Do Florida and other states need an artificial intelligence (AI) 'bill of rights'?

Connecticut legislation, for example, requires an inventory of the technology’s use in government and establishes an artificial intelligence working group to make recommendations.

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As the use of artificial intelligence (AI) grows, state are increasingly wrestling with how – or even if – to begin regulating the technologies, though that trend has yet to hit Florida. 

In Connecticut, however, Democratic Gov. Ned Lamont recently signed a bill to govern the state’s use of artificial intelligence, and tasked that state's legislature with building an AI “bill of rights.”

In fact, a National Conference of State Legislatures tracker shows at least 27 states this year considered or enacted legislation "related to AI issues generally," with many bills designed to study the impact of AI or algorithms and the role policymakers could play.

Florida Gov. Ron DeSantis this month signed a wide-ranging bill (SB 262) designed to boost online privacy, including giving people more control over data collected by technology companies. But that legislation does not address AI-specific issues, and the state's GOP-dominated leadership is generally wary of regulation

The Connecticut law, on the other hand, which passed both chambers of the state's General Assembly by the end of May, requires the legislature to form a working group to make recommendations on how AI should be regulated and on a potential bill of rights based on the blueprint released last year by the White House Office of Science and Technology Policy.

The legislation also requires the Department of Administrative Services to undertake an inventory of and provide impact assessments for the state’s use of AI systems by the end of this year. The department then would provide ongoing assessments of the technology’s use. The state’s Judicial Department must conduct a similar inventory and develop policies on AI’s use to prevent discrimination and disparate impacts.

Separately, the state’s Office of Policy and Management must produce by Feb. 1, 2024, “policies and procedures concerning the development, procurement, implementation, utilization and ongoing assessment of systems that employ artificial intelligence” and are used by state agencies, per the bill text.

On alert against biases embedded in machine learning

State Sen. James Maroney, the Senate Chair of the General Law Committee where the bill originated, cited testimony from earlier this year that algorithms are trained on biased data, with police departments relying on predictive policing tools to determine where to deploy officers and resources. When those algorithms rely on historic crime rates—and many communities of color have been over-policed in the past—AI can perpetuate racial profiling and other biases.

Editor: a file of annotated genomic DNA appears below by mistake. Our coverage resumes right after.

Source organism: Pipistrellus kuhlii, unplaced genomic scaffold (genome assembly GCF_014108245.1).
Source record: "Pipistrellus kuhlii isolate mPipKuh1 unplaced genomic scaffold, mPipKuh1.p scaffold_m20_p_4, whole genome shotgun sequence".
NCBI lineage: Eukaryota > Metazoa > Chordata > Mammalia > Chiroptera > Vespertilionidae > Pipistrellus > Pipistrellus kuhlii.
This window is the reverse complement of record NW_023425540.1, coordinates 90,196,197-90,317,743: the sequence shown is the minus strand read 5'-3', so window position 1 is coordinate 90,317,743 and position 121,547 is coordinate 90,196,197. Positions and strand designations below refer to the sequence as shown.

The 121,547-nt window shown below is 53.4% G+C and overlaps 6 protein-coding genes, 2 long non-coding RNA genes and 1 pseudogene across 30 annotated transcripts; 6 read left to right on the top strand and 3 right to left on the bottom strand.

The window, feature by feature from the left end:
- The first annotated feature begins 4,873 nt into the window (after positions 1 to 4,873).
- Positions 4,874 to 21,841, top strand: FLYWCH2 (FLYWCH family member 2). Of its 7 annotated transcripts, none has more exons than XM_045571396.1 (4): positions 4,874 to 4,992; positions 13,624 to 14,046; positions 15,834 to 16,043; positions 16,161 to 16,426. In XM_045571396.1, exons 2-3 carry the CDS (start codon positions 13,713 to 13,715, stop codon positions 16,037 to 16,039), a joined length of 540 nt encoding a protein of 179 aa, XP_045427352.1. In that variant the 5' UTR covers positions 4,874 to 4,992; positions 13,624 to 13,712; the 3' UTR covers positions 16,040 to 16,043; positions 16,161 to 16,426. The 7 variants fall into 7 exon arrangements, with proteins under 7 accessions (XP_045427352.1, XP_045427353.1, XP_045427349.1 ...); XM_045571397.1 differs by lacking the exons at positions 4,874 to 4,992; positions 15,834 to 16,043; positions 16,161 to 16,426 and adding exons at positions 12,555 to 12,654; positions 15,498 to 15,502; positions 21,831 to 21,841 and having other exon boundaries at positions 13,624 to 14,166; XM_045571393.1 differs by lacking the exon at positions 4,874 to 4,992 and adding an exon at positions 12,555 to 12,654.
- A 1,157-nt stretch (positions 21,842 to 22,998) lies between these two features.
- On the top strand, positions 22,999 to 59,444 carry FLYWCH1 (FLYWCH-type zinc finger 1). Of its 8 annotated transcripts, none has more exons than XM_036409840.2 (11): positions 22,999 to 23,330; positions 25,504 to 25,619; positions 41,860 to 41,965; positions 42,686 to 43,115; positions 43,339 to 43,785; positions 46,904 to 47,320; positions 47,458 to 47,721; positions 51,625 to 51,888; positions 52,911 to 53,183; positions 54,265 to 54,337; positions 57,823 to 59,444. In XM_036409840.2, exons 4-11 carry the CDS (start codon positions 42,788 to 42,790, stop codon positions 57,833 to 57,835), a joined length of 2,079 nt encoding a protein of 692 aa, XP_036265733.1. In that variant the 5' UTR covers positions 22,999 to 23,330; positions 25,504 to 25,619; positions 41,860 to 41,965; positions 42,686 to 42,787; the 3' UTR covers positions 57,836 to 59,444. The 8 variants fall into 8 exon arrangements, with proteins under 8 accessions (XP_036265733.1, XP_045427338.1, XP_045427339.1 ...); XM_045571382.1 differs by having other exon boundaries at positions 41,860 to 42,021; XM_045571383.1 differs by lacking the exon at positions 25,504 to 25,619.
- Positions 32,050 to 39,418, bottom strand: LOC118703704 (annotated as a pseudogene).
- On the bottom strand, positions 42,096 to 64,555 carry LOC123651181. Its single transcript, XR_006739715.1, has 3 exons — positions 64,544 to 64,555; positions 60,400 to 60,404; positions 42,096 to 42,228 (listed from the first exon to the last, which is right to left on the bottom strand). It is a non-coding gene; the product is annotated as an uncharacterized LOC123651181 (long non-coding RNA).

“We owe it to our residents to ensure that as a government we do not discriminate in providing or have disparate impacts through the provision of services that our constituents need and deserve,” Maroney said in a statement in May after the bill passed the Connecticut State Senate.

As the legislation worked its way through the General Assembly, it received strong support from the American Civil Liberties Union. In a statement, the organization’s Connecticut branch said that while AI can have “incredible benefits,” it also poses “threats to our civil rights and civil liberties if misused.” In urging its passage, the group also noted that algorithms and AI “can perpetuate racial bias and inequity and deeply change how people interact with the government.”

The legislation was proposed partly as a result of a study conducted last year by the Connecticut Council on Freedom of Information and the Media Freedom and Information Access Clinic at Yale Law School. 

Researchers found that while state agencies had begun using AI and other automated systems to make decisions that affect residents’ lives, algorithmic decision-making was not transparent. The public was not being told whether AI tools had been properly and equitably developed or how they were being used, the report said.

Agencies are using AI and algorithms “in ways neither the public nor the agencies themselves fully understand,” said Kelsey Eberly, clinical lecturer and Abrams fellow at the MFIA Clinic.

“When that happens, we don’t know why certain children find seats at magnet schools, certain job seekers’ applications filter to the top, or certain families are flagged for child welfare visits—decisions far too weighty to be made by black box technology,” Eberly continued. “This legislation brings much-needed ‘sunshine.’”

Chris Teale is a staff reporter for Route Fifty, where a version of this story was first published. 

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